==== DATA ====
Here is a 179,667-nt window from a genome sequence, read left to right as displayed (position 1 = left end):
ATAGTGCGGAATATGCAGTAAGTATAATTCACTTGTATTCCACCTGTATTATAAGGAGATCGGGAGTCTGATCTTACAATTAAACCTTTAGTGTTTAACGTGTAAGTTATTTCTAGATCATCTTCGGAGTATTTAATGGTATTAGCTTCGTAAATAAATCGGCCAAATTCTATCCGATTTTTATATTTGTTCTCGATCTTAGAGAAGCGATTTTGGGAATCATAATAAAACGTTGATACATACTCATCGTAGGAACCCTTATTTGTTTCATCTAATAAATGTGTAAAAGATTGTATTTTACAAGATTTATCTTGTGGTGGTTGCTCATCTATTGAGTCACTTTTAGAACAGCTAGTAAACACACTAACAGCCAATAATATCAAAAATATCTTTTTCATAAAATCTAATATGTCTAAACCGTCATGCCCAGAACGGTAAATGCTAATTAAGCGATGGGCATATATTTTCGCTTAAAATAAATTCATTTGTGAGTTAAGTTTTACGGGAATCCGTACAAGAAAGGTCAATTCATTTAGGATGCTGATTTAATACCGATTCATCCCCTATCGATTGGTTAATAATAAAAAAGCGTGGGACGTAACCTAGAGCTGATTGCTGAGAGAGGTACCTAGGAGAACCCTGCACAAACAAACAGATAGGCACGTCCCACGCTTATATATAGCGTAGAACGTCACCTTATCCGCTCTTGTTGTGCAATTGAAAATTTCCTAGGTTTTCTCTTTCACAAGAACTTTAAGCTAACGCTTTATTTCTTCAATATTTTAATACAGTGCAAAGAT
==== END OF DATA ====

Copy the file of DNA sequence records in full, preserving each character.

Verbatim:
Here is a 179,667-nt window from a genome sequence, read left to right as displayed (position 1 = left end):
ATAGTGCGGAATATGCAGTAAGTATAATTCACTTGTATTCCACCTGTATTATAAGGAGATCGGGAGTCTGATCTTACAATTAAACCTTTAGTGTTTAACGTGTAAGTTATTTCTAGATCATCTTCGGAGTATTTAATGGTATTAGCTTCGTAAATAAATCGGCCAAATTCTATCCGATTTTTATATTTGTTCTCGATCTTAGAGAAGCGATTTTGGGAATCATAATAAAACGTTGATACATACTCATCGTAGGAACCCTTATTTGTTTCATCTAATAAATGTGTAAAAGATTGTATTTTACAAGATTTATCTTGTGGTGGTTGCTCATCTATTGAGTCACTTTTAGAACAGCTAGTAAACACACTAACAGCCAATAATATCAAAAATATCTTTTTCATAAAATCTAATATGTCTAAACCGTCATGCCCAGAACGGTAAATGCTAATTAAGCGATGGGCATATATTTTCGCTTAAAATAAATTCATTTGTGAGTTAAGTTTTACGGGAATCCGTACAAGAAAGGTCAATTCATTTAGGATGCTGATTTAATACCGATTCATCCCCTATCGATTGGTTAATAATAAAAAAGCGTGGGACGTAACCTAGAGCTGATTGCTGAGAGAGGTACCTAGGAGAACCCTGCACAAACAAACAGATAGGCACGTCCCACGCTTATATATAGCGTAGAACGTCACCTTATCCGCTCTTGTTGTGCAATTGAAAATTTCCTAGGTTTTCTCTTTCACAAGAACTTTAAGCTAACGCTTTATTTCTTCAATATTTTAATACAGTGCAAAGAT